Thus far, the summer of 2016 has been a great one for excursions pulled by larger steam locomotives. We’ve had several runs of the 611, a doubleheaded run pulled by the 630 and 4501, several excursions with the 1225 at the head, and the promise of the Union Pacific team program sticking a toe back in the water this coming July. The streak of good fortune was partially broken last week, though, with the cancellatio
It was a disappointing announcement, particularly since this train would have departed from Chicago Union Station. The 765’s operators implicated low ticket sales and a shorter-than-ideal window to market the trip for the cancellation. Critics fired back with an almost unified response: If ticket prices weren’t so high, over a hundred dollars even for a basic coach seat, then more people would have purchased tickets.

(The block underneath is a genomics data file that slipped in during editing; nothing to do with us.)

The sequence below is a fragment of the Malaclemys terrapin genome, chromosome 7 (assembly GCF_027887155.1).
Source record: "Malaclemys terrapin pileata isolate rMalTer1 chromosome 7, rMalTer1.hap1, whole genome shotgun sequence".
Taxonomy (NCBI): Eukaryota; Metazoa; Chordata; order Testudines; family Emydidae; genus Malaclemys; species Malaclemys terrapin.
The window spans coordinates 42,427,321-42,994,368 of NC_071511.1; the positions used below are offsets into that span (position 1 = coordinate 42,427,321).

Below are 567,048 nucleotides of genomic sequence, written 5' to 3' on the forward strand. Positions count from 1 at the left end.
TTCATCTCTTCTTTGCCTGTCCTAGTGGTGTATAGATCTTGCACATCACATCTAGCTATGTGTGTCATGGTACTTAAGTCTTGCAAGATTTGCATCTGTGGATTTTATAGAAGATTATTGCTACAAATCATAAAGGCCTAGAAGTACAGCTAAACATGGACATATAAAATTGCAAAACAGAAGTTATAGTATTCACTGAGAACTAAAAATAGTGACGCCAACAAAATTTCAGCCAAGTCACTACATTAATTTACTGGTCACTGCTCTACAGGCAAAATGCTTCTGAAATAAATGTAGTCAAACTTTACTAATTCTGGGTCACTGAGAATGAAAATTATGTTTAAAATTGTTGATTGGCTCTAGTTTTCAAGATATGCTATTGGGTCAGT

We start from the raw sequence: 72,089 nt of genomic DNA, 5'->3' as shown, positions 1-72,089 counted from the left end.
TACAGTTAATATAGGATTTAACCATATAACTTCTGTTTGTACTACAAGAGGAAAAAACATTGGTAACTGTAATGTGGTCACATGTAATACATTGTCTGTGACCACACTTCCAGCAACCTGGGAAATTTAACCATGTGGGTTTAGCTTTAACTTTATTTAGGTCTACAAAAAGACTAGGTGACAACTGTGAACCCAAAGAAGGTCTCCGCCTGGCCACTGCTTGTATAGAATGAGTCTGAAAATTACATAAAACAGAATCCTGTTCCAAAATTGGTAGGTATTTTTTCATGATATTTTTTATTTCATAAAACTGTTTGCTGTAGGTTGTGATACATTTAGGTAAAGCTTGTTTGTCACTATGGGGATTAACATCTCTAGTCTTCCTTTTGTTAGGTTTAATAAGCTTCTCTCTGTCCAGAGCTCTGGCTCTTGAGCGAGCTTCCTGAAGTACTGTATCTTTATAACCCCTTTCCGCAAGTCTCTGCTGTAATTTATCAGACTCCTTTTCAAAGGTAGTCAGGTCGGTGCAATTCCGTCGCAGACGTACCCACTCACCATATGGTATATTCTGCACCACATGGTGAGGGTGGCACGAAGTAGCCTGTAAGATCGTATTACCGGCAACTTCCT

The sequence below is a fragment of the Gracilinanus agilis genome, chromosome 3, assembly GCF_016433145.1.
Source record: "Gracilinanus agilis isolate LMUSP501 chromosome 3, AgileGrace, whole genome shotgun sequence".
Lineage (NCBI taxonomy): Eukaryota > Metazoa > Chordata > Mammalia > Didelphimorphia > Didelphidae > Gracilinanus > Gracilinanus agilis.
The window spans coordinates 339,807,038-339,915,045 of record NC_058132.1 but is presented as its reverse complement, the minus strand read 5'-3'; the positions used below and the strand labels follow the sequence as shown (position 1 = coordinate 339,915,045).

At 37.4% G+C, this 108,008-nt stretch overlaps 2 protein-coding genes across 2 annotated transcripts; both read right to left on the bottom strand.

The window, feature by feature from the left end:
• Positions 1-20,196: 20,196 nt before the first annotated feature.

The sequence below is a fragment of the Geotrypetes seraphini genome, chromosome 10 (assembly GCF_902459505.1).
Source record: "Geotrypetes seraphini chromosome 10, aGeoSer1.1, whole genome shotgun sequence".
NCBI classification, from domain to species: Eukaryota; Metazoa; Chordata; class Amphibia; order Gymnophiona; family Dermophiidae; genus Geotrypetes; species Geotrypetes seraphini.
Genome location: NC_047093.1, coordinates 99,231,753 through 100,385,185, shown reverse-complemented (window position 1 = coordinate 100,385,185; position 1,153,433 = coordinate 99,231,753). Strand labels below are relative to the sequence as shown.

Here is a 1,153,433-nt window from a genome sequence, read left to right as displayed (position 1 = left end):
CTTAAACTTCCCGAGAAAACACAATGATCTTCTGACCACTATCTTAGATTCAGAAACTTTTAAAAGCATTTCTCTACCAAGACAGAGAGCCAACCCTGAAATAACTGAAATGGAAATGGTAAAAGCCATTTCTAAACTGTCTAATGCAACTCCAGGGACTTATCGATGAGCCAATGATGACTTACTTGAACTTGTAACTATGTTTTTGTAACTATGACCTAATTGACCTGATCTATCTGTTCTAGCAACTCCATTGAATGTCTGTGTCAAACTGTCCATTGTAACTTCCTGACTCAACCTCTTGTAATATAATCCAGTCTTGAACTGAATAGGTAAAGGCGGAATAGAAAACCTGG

This is a common criticism of any excursion, not just this one, and admittedly, they have a point. Ticket prices for excursion trains are high, and they do price many people out of riding, especially those who would like to take a whole family along. Where the critics are wrong is in implying that ticket prices are inflated across the board. In most cases, the high ticket prices reflect the very real challenges of operating steam in the twenty first century. This blog post will attempt to illuminate some of the general costs associated with running excursions and break down what, exactly, drives ticket prices up so high.